Today's Sepia Saturday Suggestion
shows a pair of extraordinary examples of (probably) deliberate double exposures or perhaps just a bit of darkroom juggling of a couple of negatives.
LOST GALLERY updated a page of (probably) accidental Double Exposures just a few days ago. Here's a couple samples below and right.
So today, for Sepia Saturday, LOST GALLERY has some photographs of some other kinds of ghosts.
ALERT: If Memorial Cards featuring deceased individuals are distasteful to you, skip the first four photographs.
Or just click on one of the above photographs and go to the page about double exposures and skip this page.
The first examples are real live dead ghosts. The post mortem photograph or more delicately, the Memorial Photograph, was a popular idea starting from when camera's were invented back in the mid 1800's and eventually lost popularity near the end of the 19th century.
According to Mary Warner Marien, "postmortem photography flourished in photography's early decades, among clients who preferred to capture an image of a deceased loved one rather than have no photograph at all." (from Wiki)
Many of these "late" photographs were posed to make the deceased look still living. That didn't work usually but if it did, how could we tell now?
In the example at the right, if the sunken eyes of the seated man don't convince you that he's deceased, look at the expression on the woman's face.
This one is a tintype with a bit of a rusted corner and a serious crease in the metal backing.
One cannot help but feel the sadness in this one. The photograph probably was indeed the alternative to having "no photograph at all."
There were many opinions on whether this is a post mortem photograph or not. The little girl's face certainly tells how she feels about the whole situation.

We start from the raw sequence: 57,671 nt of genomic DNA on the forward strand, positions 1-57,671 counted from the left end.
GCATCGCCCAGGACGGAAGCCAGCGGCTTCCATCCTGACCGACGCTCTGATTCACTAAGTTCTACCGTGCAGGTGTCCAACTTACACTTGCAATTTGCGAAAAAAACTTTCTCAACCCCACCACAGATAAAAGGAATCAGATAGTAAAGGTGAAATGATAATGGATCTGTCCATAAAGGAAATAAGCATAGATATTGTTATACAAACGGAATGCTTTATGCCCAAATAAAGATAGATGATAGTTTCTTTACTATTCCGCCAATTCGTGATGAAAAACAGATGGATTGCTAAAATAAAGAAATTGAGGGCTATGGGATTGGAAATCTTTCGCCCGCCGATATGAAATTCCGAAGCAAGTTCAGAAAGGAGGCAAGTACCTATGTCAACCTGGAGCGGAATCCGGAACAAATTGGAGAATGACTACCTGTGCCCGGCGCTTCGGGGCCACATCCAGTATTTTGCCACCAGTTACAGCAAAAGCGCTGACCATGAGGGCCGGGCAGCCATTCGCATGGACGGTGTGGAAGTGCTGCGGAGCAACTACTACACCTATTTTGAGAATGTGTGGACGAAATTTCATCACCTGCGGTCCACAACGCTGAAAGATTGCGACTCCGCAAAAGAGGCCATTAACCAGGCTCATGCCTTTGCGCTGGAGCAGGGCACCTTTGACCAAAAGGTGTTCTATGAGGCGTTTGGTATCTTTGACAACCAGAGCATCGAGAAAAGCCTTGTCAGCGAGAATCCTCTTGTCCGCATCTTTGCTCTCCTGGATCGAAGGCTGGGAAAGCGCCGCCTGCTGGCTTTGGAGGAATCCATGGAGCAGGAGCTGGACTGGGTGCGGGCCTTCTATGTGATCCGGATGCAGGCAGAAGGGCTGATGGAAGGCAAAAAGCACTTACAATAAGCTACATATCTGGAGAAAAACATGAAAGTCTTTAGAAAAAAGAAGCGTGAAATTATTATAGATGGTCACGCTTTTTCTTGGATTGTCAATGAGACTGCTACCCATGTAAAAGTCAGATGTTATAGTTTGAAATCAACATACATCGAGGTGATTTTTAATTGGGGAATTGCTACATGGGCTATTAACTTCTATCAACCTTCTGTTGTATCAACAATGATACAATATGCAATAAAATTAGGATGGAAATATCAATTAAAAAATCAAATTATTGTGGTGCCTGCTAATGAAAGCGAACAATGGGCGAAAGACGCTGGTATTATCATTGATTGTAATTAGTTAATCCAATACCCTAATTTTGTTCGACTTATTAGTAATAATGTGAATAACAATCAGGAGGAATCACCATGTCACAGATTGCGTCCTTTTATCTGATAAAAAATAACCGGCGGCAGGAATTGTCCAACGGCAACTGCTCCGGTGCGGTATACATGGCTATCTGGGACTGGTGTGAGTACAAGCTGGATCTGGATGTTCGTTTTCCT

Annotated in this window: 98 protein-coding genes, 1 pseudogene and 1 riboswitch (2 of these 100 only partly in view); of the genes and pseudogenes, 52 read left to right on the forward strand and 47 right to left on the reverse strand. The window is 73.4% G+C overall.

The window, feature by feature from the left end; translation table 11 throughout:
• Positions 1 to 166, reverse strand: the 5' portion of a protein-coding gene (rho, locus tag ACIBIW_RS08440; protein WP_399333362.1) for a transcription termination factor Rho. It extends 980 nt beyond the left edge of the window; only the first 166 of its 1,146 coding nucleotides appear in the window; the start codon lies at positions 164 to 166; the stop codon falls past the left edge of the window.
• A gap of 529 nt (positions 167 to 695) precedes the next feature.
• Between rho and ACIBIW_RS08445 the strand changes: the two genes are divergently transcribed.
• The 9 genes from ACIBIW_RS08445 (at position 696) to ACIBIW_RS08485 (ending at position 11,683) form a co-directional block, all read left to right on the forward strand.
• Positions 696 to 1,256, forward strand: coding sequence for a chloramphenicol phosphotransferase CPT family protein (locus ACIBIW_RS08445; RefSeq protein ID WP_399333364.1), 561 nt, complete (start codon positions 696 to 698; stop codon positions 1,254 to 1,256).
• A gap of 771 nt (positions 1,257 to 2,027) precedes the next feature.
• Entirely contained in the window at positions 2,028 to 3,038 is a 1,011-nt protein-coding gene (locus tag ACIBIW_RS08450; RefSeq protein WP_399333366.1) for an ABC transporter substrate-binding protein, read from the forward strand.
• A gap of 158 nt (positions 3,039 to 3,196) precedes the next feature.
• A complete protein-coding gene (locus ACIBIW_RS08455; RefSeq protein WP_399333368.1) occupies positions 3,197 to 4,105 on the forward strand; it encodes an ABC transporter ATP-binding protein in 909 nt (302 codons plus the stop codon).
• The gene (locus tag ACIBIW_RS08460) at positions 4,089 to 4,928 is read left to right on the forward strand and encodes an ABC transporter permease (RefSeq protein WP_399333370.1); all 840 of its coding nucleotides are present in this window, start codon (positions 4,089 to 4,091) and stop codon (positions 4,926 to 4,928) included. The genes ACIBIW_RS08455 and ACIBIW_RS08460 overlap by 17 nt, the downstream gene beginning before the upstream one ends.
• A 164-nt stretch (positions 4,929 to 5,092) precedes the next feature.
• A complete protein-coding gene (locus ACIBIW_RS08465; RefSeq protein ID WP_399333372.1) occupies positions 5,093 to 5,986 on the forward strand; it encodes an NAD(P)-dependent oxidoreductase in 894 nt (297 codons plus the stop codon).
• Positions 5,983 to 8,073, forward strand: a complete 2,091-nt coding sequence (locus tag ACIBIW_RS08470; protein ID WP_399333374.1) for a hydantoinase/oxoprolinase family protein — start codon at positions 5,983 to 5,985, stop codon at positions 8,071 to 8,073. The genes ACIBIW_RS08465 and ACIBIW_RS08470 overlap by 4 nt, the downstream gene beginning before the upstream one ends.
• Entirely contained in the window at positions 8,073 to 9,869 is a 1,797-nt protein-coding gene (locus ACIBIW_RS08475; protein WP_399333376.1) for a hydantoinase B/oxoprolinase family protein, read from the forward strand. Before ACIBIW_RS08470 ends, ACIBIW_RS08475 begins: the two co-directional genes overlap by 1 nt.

One could argue this photograph might not be a post mortem memorial. The instructions to the photographer on the reverse seem to indicate a head/shoulders crop was the wish.
On the reverse:
Mrs C. E. Manning
Gennessee PA R. F. D.
If they were going to all that trouble for a head/shoulder portrait why not just take another picture? P0ssibly because the woman was no longer available to pose.
There's probably no doubt about this example. He's even lying down.
There is an additional sad element about this photograph. It was found, marred and wrinkled, in a pile of trash destined for the dumpster. So this youngster is not only gone, he's also forgotten.
Now lets look at a couple REAL ghost photographs. Okay, they are called "ghost images" because they appear on their own, unexpectedly. When old cabinet cards and mounted photographs are stacked together for a long time, sometimes the image of one photograph transfers to the back of the mat board of the photograph just on top of it. It takes a long time for this to happen.
The photograph to the right is not a photograph at all. It is the impression of a photograph on the back of the next photograph up in the stack.
Here is another example of the ghostly transfer, except the imprint has gone the other way. The back of a postcard (probably an RPPC) has transferred to the face of this photograph of three women. The ink on the postcard apparently leeched the emulsion from the photograph and left ghostly white reversed lettering that appears to be floating between the trio and the camera.
...and the girls appear to be reading it.
Go back to THE MAIN INDEX PAGEThere are now more than 8,000 photographs in the Lost Gallery. Or try out the NEW BACK PAGE INDEX
Area 51 and a Half You are probably not authorized to see these.
Don't take my picture! Oh! You DID didn't you! This is a collection of photographs that disappear on the way home from the photo processing shop.
And don't missCabinet Card GallerySquare AmericaTattered and LostVernacular PhotographyThe bestFOUND PHOTOGRAPHsites on the web. And for postcards try POSTCARDY And see what's going on over at Sepia Saturday!
All images are the property of Lost Gallery and the author. Permission must be granted for their use. All rights reserved.
THE KIDS It is always a mystery how a photograph of any of these precious children could end up lost or abandoned. Here are a few. You will probably say "Ooh..." at least once.